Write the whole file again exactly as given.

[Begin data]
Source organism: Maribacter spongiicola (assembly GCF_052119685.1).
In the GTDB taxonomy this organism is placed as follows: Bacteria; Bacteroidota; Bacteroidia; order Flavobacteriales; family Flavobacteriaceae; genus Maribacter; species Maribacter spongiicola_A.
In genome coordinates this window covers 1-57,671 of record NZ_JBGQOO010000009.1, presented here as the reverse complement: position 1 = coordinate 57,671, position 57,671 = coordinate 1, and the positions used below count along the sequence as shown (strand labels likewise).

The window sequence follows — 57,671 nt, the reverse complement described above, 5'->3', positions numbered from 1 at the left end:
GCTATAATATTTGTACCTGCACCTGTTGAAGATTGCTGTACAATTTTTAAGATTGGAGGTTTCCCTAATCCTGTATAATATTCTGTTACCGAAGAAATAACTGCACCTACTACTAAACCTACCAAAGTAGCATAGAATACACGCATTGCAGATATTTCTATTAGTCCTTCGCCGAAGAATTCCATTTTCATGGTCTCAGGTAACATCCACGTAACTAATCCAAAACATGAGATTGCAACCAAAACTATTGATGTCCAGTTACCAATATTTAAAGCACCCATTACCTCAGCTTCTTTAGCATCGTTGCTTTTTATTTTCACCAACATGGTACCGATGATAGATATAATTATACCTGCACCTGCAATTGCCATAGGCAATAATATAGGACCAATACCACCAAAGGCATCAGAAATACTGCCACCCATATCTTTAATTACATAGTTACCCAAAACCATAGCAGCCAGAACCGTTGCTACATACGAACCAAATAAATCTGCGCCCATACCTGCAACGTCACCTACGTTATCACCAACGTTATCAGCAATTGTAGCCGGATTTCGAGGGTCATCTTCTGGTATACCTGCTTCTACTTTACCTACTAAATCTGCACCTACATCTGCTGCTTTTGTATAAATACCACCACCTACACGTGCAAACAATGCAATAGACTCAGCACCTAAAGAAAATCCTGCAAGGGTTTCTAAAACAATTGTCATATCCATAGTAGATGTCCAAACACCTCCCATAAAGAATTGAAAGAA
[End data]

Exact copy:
Source organism: Maribacter spongiicola (assembly GCF_052119685.1).
In the GTDB taxonomy this organism is placed as follows: Bacteria; Bacteroidota; Bacteroidia; order Flavobacteriales; family Flavobacteriaceae; genus Maribacter; species Maribacter spongiicola_A.
In genome coordinates this window covers 1-57,671 of record NZ_JBGQOO010000009.1, presented here as the reverse complement: position 1 = coordinate 57,671, position 57,671 = coordinate 1, and the positions used below count along the sequence as shown (strand labels likewise).

The window sequence follows — 57,671 nt, the reverse complement described above, 5'->3', positions numbered from 1 at the left end:
GCTATAATATTTGTACCTGCACCTGTTGAAGATTGCTGTACAATTTTTAAGATTGGAGGTTTCCCTAATCCTGTATAATATTCTGTTACCGAAGAAATAACTGCACCTACTACTAAACCTACCAAAGTAGCATAGAATACACGCATTGCAGATATTTCTATTAGTCCTTCGCCGAAGAATTCCATTTTCATGGTCTCAGGTAACATCCACGTAACTAATCCAAAACATGAGATTGCAACCAAAACTATTGATGTCCAGTTACCAATATTTAAAGCACCCATTACCTCAGCTTCTTTAGCATCGTTGCTTTTTATTTTCACCAACATGGTACCGATGATAGATATAATTATACCTGCACCTGCAATTGCCATAGGCAATAATATAGGACCAATACCACCAAAGGCATCAGAAATACTGCCACCCATATCTTTAATTACATAGTTACCCAAAACCATAGCAGCCAGAACCGTTGCTACATACGAACCAAATAAATCTGCGCCCATACCTGCAACGTCACCTACGTTATCACCAACGTTATCAGCAATTGTAGCCGGATTTCGAGGGTCATCTTCTGGTATACCTGCTTCTACTTTACCTACTAAATCTGCACCTACATCTGCTGCTTTTGTATAAATACCACCACCTACACGTGCAAACAATGCAATAGACTCAGCACCTAAAGAAAATCCTGCAAGGGTTTCTAAAACAATTGTCATATCCATAGTAGATGTCCAAACACCTCCCATAAAGAATTGAAAGAA